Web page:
black and white Film


davem

Link Posted 11/10/2011 - 19:08
It seems to me that choosing a 35mm film is one of the hardest things to do after using sd cards for the last six years.

What is the difference between Ilford HP5 plus ans Ilford XP2 super, Ilford FP4 and Ilford Delta?

Are there other good black white films on the market at a reasonable price that can be processed also at a reasonable price?

Boots seem to have a 3 for 2 offer on at the moment which includes a Kodak professional b&W film

Dave

bwlchmawr

Link Posted 11/10/2011 - 19:36
Dave,
I'd ask Kris (Womble) he's a national authority on black and white film.
Best wishes,

Andrew

"These places mean something and it's the job of a photographer to figure-out what the hell it is."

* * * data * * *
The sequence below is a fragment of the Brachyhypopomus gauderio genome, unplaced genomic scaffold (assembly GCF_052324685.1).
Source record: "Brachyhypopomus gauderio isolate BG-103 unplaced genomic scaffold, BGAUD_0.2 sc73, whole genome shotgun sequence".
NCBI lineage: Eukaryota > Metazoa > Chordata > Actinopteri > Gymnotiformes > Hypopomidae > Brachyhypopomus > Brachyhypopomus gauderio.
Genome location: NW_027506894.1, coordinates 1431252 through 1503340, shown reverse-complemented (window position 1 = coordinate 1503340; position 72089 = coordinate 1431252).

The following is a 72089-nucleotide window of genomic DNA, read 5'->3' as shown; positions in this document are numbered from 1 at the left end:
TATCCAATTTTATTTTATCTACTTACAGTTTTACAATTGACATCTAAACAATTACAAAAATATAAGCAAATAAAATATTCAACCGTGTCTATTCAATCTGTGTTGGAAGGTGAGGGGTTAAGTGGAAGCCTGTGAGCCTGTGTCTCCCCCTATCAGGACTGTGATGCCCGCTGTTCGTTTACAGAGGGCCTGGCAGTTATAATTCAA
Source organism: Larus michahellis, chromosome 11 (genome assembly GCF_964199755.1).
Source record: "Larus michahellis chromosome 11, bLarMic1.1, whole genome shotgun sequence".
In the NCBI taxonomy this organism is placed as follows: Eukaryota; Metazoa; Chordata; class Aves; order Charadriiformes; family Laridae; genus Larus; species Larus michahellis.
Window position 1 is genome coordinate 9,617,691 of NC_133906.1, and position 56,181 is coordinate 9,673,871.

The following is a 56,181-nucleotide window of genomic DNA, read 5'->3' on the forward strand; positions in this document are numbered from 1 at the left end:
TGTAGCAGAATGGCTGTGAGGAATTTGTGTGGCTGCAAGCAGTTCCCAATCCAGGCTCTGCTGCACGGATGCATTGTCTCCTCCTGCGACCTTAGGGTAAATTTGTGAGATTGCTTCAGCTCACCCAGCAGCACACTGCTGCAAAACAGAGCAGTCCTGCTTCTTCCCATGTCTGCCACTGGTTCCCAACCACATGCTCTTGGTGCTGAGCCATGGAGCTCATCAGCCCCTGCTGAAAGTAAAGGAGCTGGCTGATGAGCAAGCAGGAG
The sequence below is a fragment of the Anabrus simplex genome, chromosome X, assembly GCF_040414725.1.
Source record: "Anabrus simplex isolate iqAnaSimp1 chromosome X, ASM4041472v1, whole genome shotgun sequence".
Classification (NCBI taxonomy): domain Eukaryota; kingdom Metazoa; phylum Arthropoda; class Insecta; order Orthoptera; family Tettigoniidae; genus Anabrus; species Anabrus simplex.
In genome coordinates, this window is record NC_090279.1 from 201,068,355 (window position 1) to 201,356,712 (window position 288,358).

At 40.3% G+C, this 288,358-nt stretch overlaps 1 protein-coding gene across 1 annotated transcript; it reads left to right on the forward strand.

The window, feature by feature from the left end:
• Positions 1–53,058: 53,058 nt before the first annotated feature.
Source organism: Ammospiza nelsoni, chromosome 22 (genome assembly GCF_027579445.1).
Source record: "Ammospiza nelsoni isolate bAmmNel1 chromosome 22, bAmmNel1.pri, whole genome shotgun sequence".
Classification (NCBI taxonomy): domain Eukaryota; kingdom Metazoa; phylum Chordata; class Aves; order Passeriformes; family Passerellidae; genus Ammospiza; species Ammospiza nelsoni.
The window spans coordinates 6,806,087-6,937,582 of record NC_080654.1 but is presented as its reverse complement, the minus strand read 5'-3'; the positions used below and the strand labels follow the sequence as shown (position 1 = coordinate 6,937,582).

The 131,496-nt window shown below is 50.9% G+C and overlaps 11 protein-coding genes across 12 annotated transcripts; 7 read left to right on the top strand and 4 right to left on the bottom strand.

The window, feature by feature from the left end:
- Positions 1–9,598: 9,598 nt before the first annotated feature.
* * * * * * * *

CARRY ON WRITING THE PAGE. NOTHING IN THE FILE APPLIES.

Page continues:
Robert Adams
"The camera doesn't make a bit of difference.  All of them can record what you are seeing.  But, you have to SEE."
Ernst Hass
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womble

Link Posted 11/10/2011 - 20:46
The Ilford Delta range have flat "tabular grain" which makes them look smooth and fine. Unfortunately (for Ilford) many B&W film users these days like to see a bit of grain... HP5 and FP4 have been around in one form or another for ages and have a more "traditional" grain structure (although still borrow a bit of technology from colour films). Kodak Tri-X is in the same sort of class as HP5 and has a loyal following. Tri-X is also famous for being a good film to push to 1600 if necessary. Sadly, Fuji discontinued Neopan 1600. Ilford Delta 3200 is actually a 1000 ASA film, but I haven't tried it yet.

There are a few absolutely traditional silver B&W films about, especially the CHS Art range. They are slow... (e.g., 50 ASA) but rather nice and have a lovely tone and glow to them. Excellent for portraits IMHO.